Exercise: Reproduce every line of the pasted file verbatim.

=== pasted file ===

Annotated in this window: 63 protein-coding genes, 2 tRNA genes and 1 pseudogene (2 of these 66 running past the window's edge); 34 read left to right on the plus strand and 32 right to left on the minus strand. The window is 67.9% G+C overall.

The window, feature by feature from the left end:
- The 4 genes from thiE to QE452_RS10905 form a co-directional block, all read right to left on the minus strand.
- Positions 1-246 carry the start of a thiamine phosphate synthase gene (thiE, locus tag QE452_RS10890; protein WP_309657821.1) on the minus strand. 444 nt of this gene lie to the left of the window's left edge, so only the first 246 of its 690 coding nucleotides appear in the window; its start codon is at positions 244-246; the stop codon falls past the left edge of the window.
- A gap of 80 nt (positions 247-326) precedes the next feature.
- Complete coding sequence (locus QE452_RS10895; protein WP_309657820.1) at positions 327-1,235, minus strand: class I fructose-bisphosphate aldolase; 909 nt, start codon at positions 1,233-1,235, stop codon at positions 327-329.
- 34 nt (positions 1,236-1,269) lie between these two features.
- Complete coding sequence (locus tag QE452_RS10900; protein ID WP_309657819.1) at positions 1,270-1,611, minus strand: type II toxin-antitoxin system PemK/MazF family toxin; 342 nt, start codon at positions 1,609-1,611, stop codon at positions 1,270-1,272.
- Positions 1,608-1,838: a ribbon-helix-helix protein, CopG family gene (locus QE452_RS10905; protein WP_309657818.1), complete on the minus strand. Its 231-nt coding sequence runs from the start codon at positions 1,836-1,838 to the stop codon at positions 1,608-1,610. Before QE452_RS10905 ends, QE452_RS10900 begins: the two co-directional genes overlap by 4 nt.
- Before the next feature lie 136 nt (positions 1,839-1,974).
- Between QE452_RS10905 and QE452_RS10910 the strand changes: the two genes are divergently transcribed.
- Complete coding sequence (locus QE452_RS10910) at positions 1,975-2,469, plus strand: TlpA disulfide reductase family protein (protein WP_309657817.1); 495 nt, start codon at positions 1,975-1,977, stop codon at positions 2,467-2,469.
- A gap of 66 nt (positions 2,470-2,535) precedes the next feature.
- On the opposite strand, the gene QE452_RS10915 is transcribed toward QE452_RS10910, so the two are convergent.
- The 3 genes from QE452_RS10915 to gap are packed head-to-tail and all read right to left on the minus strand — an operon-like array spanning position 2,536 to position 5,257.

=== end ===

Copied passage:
Annotated in this window: 63 protein-coding genes, 2 tRNA genes and 1 pseudogene (2 of these 66 running past the window's edge); 34 read left to right on the plus strand and 32 right to left on the minus strand. The window is 67.9% G+C overall.

The window, feature by feature from the left end:
- The 4 genes from thiE to QE452_RS10905 form a co-directional block, all read right to left on the minus strand.
- Positions 1-246 carry the start of a thiamine phosphate synthase gene (thiE, locus tag QE452_RS10890; protein WP_309657821.1) on the minus strand. 444 nt of this gene lie to the left of the window's left edge, so only the first 246 of its 690 coding nucleotides appear in the window; its start codon is at positions 244-246; the stop codon falls past the left edge of the window.
- A gap of 80 nt (positions 247-326) precedes the next feature.
- Complete coding sequence (locus QE452_RS10895; protein WP_309657820.1) at positions 327-1,235, minus strand: class I fructose-bisphosphate aldolase; 909 nt, start codon at positions 1,233-1,235, stop codon at positions 327-329.
- 34 nt (positions 1,236-1,269) lie between these two features.
- Complete coding sequence (locus tag QE452_RS10900; protein ID WP_309657819.1) at positions 1,270-1,611, minus strand: type II toxin-antitoxin system PemK/MazF family toxin; 342 nt, start codon at positions 1,609-1,611, stop codon at positions 1,270-1,272.
- Positions 1,608-1,838: a ribbon-helix-helix protein, CopG family gene (locus QE452_RS10905; protein WP_309657818.1), complete on the minus strand. Its 231-nt coding sequence runs from the start codon at positions 1,836-1,838 to the stop codon at positions 1,608-1,610. Before QE452_RS10905 ends, QE452_RS10900 begins: the two co-directional genes overlap by 4 nt.
- Before the next feature lie 136 nt (positions 1,839-1,974).
- Between QE452_RS10905 and QE452_RS10910 the strand changes: the two genes are divergently transcribed.
- Complete coding sequence (locus QE452_RS10910) at positions 1,975-2,469, plus strand: TlpA disulfide reductase family protein (protein WP_309657817.1); 495 nt, start codon at positions 1,975-1,977, stop codon at positions 2,467-2,469.
- A gap of 66 nt (positions 2,470-2,535) precedes the next feature.
- On the opposite strand, the gene QE452_RS10915 is transcribed toward QE452_RS10910, so the two are convergent.
- The 3 genes from QE452_RS10915 to gap are packed head-to-tail and all read right to left on the minus strand — an operon-like array spanning position 2,536 to position 5,257.